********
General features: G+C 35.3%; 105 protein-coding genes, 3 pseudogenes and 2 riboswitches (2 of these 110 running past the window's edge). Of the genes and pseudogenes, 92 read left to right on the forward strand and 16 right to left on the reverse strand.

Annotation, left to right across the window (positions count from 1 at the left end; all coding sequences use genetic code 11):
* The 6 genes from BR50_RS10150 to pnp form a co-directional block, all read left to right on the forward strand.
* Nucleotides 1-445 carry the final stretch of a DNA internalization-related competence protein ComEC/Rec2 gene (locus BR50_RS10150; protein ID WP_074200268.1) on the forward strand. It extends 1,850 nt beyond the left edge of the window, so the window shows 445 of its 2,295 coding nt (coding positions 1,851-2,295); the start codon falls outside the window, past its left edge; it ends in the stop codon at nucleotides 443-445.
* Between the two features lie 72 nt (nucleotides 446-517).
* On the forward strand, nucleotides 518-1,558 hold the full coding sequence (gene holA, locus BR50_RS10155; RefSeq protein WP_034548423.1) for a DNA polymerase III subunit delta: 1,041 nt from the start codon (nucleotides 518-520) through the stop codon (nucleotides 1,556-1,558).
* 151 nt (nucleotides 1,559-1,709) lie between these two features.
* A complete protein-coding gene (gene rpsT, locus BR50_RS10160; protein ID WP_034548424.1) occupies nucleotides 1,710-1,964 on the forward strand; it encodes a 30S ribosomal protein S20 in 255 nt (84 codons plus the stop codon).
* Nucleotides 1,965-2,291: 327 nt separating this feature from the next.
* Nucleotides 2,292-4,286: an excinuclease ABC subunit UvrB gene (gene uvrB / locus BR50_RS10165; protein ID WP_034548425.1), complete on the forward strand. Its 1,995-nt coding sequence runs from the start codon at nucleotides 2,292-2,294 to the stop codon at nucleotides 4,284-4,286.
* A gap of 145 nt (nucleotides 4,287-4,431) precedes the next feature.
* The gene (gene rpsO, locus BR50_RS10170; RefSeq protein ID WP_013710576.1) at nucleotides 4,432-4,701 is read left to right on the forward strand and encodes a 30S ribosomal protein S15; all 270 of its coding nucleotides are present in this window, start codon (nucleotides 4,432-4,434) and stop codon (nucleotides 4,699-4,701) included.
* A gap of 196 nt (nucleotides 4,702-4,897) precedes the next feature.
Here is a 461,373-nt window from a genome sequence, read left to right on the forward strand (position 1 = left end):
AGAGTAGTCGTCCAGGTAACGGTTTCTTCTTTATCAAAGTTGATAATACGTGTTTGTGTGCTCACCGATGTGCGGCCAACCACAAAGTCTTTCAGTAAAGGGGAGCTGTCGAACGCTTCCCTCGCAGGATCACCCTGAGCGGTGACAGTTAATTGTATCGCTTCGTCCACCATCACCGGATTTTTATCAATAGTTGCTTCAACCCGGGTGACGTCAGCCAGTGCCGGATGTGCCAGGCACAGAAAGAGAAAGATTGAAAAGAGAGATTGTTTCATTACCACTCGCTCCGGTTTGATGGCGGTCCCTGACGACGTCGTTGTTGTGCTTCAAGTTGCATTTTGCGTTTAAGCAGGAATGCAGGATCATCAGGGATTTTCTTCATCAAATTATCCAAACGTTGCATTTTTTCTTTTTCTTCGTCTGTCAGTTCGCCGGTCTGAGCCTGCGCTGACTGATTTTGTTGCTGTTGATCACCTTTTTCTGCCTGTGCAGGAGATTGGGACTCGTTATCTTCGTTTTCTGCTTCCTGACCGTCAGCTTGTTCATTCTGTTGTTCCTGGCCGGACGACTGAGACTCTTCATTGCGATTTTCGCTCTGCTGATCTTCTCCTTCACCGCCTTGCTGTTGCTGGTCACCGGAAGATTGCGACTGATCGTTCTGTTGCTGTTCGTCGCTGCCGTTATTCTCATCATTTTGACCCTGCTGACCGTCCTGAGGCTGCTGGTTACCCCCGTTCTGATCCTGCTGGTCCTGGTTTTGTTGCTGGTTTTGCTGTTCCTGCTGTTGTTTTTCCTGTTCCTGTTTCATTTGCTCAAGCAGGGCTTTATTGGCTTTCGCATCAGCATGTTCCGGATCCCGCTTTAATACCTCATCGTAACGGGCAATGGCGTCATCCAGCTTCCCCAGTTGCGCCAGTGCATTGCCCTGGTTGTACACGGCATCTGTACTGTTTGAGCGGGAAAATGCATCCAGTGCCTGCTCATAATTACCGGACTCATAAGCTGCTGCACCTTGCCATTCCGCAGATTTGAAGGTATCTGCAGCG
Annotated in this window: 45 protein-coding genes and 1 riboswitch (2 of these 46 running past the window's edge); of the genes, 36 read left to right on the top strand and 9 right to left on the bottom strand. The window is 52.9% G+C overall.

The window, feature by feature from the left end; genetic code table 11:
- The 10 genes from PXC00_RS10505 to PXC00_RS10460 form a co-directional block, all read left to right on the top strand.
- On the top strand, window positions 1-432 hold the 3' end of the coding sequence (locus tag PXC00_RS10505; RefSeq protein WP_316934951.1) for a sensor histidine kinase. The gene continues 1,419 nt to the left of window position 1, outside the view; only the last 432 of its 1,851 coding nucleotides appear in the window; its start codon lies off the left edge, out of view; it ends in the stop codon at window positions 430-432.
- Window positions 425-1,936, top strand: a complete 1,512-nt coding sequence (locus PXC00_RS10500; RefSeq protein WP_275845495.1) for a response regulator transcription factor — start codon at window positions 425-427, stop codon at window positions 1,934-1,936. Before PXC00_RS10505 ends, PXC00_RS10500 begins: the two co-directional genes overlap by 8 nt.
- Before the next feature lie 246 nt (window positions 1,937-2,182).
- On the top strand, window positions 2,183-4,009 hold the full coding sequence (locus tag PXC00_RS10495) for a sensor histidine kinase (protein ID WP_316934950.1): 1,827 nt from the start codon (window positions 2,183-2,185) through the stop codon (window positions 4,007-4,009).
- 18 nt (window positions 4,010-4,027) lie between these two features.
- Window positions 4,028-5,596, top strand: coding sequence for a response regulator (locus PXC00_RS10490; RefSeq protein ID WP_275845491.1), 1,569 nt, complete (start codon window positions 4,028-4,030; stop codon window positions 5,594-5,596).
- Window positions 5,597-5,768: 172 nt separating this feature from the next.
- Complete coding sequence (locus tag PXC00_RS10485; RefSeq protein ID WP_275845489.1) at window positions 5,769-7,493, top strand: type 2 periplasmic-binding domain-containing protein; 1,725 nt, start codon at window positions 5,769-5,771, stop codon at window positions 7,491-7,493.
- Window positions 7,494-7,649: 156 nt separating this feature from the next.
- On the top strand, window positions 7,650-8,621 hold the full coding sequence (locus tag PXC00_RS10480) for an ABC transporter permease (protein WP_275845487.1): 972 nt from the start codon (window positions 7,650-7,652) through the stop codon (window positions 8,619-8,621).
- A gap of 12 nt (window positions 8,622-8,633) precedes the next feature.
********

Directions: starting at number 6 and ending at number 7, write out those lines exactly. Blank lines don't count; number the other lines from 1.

* On the forward strand, nucleotides 518-1,558 hold the full coding sequence (gene holA, locus BR50_RS10155; RefSeq protein WP_034548423.1) for a DNA polymerase III subunit delta: 1,041 nt from the start codon (nucleotides 518-520) through the stop codon (nucleotides 1,556-1,558).
* 151 nt (nucleotides 1,559-1,709) lie between these two features.